Apr 24, 2014 5:21 PM by Maddie Garrett
Places of worship in Southern Colorado are taking matters into their own hands when it comes to security and emergencies. A recent shooting at a Kansas City synagogue served as a reminder of the real and possible threat of violence against religious institutions. Churches and synagogues in Pueblo County are taking measures to make sure they're ready if violence or a crisis hits.
"We have to be prepared," said Rebbe Michael Marks of Shammash Ariel Messianic Synagogue in Pueblo.
His synagogue is a holy place, unfortunately it isn't always peaceful.
"We've had threats, I've had threats," said Rebbe Marks. "We have people who would be obscene towards us and towards synagogue."
Rebbe Marks doesn't want to alarm people, only to be wise when it comes to potential violence or emergencies.
"It's something that is part of our world, it's something we have to face," he explained.
Anti-semetism, violence, or even an emergency are all things he's preparing for.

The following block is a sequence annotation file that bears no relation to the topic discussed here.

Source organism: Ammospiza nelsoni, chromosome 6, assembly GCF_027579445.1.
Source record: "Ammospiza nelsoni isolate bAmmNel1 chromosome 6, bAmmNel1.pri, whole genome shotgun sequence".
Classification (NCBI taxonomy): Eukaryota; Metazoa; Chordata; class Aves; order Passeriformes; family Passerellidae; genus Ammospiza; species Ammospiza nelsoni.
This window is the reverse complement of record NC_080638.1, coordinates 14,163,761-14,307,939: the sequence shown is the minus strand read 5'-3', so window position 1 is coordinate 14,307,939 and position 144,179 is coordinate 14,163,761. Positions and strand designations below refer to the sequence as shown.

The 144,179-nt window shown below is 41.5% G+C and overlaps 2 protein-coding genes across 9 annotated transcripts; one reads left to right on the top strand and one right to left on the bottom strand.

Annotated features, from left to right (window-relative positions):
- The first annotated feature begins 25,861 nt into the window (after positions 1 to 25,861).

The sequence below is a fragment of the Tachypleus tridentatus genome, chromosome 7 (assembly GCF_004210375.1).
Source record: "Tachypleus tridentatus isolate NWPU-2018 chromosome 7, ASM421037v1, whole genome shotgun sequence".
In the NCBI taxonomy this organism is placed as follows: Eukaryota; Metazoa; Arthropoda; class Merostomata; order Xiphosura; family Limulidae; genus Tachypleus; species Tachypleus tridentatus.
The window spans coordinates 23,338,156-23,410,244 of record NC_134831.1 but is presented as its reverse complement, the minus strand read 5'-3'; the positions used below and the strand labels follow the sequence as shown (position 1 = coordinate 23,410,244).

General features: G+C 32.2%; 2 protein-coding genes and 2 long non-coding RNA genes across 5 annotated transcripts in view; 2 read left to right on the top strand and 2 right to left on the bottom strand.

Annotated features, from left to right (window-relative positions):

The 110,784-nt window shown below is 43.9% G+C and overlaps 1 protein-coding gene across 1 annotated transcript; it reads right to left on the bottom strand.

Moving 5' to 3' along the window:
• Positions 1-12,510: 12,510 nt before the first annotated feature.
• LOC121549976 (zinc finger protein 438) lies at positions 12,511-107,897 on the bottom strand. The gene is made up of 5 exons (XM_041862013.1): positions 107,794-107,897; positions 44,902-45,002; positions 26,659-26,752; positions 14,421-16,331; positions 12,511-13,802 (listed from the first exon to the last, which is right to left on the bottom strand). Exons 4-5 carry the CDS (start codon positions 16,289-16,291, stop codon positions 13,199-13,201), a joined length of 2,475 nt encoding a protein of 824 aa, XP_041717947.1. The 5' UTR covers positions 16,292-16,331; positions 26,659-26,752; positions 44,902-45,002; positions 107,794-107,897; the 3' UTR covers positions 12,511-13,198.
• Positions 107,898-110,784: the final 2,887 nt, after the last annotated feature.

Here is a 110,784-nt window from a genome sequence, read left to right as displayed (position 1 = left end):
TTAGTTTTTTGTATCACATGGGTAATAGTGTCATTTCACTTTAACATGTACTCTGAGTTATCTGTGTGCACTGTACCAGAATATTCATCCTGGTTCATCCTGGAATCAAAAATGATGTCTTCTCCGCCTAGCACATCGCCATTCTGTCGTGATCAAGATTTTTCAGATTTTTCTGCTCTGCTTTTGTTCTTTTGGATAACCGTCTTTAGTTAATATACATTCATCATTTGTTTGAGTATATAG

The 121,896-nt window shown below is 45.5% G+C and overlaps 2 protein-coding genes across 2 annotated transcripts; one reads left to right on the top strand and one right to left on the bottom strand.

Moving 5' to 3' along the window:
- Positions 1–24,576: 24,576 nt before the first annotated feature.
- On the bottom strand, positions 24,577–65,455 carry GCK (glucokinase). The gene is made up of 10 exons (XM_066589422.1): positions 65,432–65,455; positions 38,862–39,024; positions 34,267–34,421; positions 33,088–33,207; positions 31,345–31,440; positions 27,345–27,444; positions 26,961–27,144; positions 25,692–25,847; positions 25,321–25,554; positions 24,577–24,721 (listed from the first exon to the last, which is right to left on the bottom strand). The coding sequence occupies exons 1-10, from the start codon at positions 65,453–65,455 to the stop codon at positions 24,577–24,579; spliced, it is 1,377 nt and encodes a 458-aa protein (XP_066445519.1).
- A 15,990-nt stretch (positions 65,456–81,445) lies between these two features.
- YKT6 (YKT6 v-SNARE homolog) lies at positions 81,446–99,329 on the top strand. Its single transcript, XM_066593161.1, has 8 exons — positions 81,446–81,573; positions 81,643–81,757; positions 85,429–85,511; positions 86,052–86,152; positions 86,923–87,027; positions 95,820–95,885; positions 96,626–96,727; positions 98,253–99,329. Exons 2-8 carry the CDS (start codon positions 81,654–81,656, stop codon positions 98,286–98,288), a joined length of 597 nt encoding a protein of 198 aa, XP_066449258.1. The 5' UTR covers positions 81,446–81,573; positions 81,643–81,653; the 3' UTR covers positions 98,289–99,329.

"We want to create a flip chart that deals with potential emergencies," said Rebbe Marks.
It all started about a month ago, when the Pueblo County Sheriff's Office sponsored a safety workshop for religious leaders. Rebbe Marks was one of roughly a hundred people there.
"Much like we do active shooter (drills) in the school it's so important the churches have a plan as well," said Captain David Lucero with the Pueblo County Sheriff's Office Law Enforcement Division.
A plan is the first step religious institutions should have.
"What they're going to do if something happens, and not just a shooting but a fire," said Capt. Lucero.
But taking action and practicing that plan is the next step.
"We encourage churches to run the drills much like schools run the drills," he said.
Because in this day and age, it can happen here.
"It's much like lightening you don't know when or where it's going to strike but the possibility still exists," said Capt. Lucero.
Rebbe Marks is ready, knowing full well his faith could be a target simply because of who they are.
"How can we quit being Jews, how can Christians quit being Christians? It's who we are, it's what we are," he said.
The Pueblo County Sheriff's Office is also doing threat assessments at churches and other places of worship. They look at possible vulnerabilities, such as how seating is arranged, entrances and exits, and even firing blanks inside the buildings so congregations and leaders will know what a gunshot inside sounds like.